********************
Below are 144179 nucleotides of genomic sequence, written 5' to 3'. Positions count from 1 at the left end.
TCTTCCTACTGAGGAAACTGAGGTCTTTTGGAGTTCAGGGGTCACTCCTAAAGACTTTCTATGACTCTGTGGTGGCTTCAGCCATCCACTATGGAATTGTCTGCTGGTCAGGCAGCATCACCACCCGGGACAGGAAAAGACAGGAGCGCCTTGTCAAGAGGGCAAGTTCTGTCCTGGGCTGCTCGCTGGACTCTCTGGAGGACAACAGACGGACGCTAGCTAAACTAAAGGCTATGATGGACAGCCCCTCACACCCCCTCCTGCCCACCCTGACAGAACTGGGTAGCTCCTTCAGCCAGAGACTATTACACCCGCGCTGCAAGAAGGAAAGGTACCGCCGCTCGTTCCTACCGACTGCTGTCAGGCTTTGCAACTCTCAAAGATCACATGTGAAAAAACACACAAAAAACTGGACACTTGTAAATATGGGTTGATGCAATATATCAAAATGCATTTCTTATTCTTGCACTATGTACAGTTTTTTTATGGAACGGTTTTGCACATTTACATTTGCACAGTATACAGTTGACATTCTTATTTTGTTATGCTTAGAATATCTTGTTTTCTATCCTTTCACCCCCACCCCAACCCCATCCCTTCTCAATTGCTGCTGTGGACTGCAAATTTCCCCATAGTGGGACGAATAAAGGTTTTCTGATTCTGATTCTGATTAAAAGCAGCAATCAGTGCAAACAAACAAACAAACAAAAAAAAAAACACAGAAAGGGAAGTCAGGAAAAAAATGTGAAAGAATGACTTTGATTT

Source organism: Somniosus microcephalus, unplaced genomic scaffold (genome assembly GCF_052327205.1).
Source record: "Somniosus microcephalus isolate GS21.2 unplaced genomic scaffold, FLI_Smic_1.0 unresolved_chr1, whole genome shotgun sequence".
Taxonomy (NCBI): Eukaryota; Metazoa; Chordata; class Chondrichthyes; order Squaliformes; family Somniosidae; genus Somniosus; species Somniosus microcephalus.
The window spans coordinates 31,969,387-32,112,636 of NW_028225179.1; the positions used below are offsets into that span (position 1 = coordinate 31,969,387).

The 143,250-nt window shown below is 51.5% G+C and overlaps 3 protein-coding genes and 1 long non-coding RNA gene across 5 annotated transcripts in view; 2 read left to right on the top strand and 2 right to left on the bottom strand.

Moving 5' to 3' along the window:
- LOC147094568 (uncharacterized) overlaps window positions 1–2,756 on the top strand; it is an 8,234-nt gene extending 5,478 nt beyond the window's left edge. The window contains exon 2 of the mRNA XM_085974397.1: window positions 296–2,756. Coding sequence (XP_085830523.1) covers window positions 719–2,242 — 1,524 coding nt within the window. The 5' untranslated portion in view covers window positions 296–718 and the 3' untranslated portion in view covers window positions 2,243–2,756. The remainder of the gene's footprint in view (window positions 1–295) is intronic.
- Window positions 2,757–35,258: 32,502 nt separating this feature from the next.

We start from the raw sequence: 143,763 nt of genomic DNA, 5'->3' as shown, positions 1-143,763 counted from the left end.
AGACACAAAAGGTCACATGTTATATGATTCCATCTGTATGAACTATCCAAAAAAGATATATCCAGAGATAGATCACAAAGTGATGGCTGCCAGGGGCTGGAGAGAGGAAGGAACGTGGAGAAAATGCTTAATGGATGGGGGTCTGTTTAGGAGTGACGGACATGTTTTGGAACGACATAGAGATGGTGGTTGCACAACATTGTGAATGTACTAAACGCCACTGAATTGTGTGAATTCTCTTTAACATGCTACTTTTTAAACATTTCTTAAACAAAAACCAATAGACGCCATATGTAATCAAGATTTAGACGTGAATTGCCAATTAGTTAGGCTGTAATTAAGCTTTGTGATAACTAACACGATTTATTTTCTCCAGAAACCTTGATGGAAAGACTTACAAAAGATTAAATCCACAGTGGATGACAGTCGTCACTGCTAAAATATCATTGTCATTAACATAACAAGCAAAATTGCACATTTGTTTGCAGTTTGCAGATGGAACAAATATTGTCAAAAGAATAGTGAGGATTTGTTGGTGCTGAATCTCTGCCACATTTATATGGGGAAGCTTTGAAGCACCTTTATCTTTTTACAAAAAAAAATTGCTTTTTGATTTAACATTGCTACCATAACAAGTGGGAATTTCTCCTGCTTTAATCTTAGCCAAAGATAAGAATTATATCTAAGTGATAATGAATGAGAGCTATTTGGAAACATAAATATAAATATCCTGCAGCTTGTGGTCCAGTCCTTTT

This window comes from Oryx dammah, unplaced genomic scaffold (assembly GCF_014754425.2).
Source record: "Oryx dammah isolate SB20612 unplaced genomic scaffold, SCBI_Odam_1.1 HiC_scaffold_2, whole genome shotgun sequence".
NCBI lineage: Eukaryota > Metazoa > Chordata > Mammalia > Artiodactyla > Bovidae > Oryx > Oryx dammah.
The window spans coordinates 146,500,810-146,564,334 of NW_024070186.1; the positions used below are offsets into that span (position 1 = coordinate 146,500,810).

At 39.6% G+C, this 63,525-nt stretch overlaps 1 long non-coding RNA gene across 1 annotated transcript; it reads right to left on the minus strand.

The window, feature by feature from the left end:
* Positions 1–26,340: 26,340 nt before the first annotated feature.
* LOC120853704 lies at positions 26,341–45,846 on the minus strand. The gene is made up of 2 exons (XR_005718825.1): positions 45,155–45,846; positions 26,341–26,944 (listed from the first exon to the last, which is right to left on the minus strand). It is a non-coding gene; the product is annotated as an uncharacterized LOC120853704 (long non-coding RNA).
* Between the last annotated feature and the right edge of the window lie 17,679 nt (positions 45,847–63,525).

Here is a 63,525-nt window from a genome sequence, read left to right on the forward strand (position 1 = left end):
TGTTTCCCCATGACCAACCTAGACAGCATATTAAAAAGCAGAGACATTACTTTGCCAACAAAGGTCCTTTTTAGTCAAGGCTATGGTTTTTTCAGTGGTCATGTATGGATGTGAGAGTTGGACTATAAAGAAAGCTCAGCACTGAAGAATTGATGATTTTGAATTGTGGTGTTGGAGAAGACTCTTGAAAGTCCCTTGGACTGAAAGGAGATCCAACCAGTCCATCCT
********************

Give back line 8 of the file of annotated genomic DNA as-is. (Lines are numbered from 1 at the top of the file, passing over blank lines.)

Moving 5' to 3' along the window: